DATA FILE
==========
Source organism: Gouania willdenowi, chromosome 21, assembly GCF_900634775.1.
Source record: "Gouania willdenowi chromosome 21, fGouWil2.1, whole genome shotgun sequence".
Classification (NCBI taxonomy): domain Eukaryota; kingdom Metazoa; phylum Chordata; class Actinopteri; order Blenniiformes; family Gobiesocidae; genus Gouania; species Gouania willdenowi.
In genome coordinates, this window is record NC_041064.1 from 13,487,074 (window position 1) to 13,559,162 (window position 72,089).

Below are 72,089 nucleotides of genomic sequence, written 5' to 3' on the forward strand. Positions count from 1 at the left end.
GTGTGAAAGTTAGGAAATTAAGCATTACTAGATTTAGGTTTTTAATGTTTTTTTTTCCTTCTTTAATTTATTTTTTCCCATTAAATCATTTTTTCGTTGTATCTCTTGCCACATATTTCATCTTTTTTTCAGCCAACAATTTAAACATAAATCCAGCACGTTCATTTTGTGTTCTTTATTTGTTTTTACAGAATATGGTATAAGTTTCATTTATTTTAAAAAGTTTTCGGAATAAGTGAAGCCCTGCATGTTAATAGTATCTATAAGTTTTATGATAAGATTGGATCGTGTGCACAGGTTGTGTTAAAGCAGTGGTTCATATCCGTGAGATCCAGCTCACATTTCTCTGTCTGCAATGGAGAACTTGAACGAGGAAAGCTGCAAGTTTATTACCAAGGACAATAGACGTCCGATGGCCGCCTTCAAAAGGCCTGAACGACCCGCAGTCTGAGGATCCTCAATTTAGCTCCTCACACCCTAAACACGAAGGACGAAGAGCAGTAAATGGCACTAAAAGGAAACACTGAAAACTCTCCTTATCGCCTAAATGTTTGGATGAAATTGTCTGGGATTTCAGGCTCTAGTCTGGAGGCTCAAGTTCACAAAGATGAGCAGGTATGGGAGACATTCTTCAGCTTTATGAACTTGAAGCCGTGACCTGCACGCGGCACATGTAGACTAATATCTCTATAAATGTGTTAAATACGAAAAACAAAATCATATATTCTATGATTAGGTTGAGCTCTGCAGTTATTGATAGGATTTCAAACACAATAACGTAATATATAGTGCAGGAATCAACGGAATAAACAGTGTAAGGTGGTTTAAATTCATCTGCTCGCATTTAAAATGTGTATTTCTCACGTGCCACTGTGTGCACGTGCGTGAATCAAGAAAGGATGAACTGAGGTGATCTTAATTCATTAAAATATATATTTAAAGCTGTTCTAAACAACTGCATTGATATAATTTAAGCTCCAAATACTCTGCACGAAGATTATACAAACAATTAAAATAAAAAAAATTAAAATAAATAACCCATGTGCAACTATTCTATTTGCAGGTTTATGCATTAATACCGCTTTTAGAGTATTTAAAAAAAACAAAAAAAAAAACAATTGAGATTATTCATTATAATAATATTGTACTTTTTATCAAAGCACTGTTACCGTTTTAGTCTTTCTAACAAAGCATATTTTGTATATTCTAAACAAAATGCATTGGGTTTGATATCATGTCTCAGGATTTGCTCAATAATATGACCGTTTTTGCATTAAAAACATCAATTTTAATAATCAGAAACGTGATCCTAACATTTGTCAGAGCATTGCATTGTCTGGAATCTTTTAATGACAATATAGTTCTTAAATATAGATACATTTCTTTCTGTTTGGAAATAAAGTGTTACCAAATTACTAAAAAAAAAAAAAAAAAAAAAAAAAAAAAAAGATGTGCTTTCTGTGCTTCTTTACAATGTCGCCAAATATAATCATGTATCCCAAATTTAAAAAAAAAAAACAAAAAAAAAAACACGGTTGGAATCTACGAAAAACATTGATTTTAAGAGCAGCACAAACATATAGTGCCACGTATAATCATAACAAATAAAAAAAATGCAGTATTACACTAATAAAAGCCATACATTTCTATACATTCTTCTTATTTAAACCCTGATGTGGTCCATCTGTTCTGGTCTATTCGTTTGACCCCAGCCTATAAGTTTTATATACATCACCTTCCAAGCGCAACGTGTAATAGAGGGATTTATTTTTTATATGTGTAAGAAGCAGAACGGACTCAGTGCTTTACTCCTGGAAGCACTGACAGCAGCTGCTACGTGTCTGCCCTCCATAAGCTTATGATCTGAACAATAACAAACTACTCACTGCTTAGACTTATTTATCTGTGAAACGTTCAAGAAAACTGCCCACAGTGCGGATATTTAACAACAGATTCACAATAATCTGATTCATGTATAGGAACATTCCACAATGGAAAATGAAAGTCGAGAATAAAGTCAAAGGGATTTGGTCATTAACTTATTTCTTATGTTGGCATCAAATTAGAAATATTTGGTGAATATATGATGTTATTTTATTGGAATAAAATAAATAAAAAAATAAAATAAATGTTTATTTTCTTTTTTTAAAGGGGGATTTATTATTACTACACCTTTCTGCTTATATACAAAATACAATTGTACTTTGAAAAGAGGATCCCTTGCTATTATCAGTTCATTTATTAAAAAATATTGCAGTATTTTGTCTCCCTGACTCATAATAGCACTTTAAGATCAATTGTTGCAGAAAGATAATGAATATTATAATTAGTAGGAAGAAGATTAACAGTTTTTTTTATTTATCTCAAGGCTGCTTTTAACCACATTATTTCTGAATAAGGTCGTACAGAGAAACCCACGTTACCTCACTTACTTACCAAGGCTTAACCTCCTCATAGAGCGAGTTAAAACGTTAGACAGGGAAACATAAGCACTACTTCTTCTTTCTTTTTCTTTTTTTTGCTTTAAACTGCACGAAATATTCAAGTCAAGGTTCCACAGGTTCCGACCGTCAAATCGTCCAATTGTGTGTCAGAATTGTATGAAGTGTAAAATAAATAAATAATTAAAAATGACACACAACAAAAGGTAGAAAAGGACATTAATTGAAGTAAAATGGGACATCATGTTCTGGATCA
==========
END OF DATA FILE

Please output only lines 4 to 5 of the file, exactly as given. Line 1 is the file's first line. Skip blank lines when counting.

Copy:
In genome coordinates, this window is record NC_041064.1 from 13,487,074 (window position 1) to 13,559,162 (window position 72,089).

Below are 72,089 nucleotides of genomic sequence, written 5' to 3' on the forward strand. Positions count from 1 at the left end.